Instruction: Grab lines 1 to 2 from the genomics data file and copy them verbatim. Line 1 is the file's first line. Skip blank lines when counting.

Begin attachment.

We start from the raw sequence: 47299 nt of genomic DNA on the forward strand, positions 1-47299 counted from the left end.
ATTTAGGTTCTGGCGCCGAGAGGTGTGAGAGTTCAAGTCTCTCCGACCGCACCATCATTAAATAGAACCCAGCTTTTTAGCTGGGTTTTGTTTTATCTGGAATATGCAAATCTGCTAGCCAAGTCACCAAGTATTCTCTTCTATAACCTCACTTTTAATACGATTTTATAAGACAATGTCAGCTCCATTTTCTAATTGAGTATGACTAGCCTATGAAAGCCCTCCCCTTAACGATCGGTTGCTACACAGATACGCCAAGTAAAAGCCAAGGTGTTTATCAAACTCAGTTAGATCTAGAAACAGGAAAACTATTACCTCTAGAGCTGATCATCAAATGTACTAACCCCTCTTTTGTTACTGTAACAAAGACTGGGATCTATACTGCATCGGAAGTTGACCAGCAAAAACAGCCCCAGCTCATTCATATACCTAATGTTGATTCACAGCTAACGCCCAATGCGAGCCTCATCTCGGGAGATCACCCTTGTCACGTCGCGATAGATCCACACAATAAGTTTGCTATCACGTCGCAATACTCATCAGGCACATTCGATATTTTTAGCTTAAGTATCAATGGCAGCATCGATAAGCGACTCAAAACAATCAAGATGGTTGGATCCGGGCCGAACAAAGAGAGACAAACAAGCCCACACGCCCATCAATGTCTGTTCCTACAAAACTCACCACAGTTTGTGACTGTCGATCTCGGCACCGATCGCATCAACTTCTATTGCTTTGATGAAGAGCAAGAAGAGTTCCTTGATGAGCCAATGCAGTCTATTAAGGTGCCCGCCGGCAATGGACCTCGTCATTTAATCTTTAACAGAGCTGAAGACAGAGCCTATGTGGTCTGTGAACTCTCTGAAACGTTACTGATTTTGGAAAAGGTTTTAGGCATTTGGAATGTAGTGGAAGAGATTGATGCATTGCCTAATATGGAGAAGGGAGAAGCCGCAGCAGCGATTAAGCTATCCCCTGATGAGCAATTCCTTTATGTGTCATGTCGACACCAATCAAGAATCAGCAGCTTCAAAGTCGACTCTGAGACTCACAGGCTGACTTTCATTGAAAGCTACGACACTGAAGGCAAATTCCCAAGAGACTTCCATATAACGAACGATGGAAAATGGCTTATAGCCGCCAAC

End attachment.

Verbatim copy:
We start from the raw sequence: 47299 nt of genomic DNA on the forward strand, positions 1-47299 counted from the left end.
ATTTAGGTTCTGGCGCCGAGAGGTGTGAGAGTTCAAGTCTCTCCGACCGCACCATCATTAAATAGAACCCAGCTTTTTAGCTGGGTTTTGTTTTATCTGGAATATGCAAATCTGCTAGCCAAGTCACCAAGTATTCTCTTCTATAACCTCACTTTTAATACGATTTTATAAGACAATGTCAGCTCCATTTTCTAATTGAGTATGACTAGCCTATGAAAGCCCTCCCCTTAACGATCGGTTGCTACACAGATACGCCAAGTAAAAGCCAAGGTGTTTATCAAACTCAGTTAGATCTAGAAACAGGAAAACTATTACCTCTAGAGCTGATCATCAAATGTACTAACCCCTCTTTTGTTACTGTAACAAAGACTGGGATCTATACTGCATCGGAAGTTGACCAGCAAAAACAGCCCCAGCTCATTCATATACCTAATGTTGATTCACAGCTAACGCCCAATGCGAGCCTCATCTCGGGAGATCACCCTTGTCACGTCGCGATAGATCCACACAATAAGTTTGCTATCACGTCGCAATACTCATCAGGCACATTCGATATTTTTAGCTTAAGTATCAATGGCAGCATCGATAAGCGACTCAAAACAATCAAGATGGTTGGATCCGGGCCGAACAAAGAGAGACAAACAAGCCCACACGCCCATCAATGTCTGTTCCTACAAAACTCACCACAGTTTGTGACTGTCGATCTCGGCACCGATCGCATCAACTTCTATTGCTTTGATGAAGAGCAAGAAGAGTTCCTTGATGAGCCAATGCAGTCTATTAAGGTGCCCGCCGGCAATGGACCTCGTCATTTAATCTTTAACAGAGCTGAAGACAGAGCCTATGTGGTCTGTGAACTCTCTGAAACGTTACTGATTTTGGAAAAGGTTTTAGGCATTTGGAATGTAGTGGAAGAGATTGATGCATTGCCTAATATGGAGAAGGGAGAAGCCGCAGCAGCGATTAAGCTATCCCCTGATGAGCAATTCCTTTATGTGTCATGTCGACACCAATCAAGAATCAGCAGCTTCAAAGTCGACTCTGAGACTCACAGGCTGACTTTCATTGAAAGCTACGACACTGAAGGCAAATTCCCAAGAGACTTCCATATAACGAACGATGGAAAATGGCTTATAGCCGCCAAC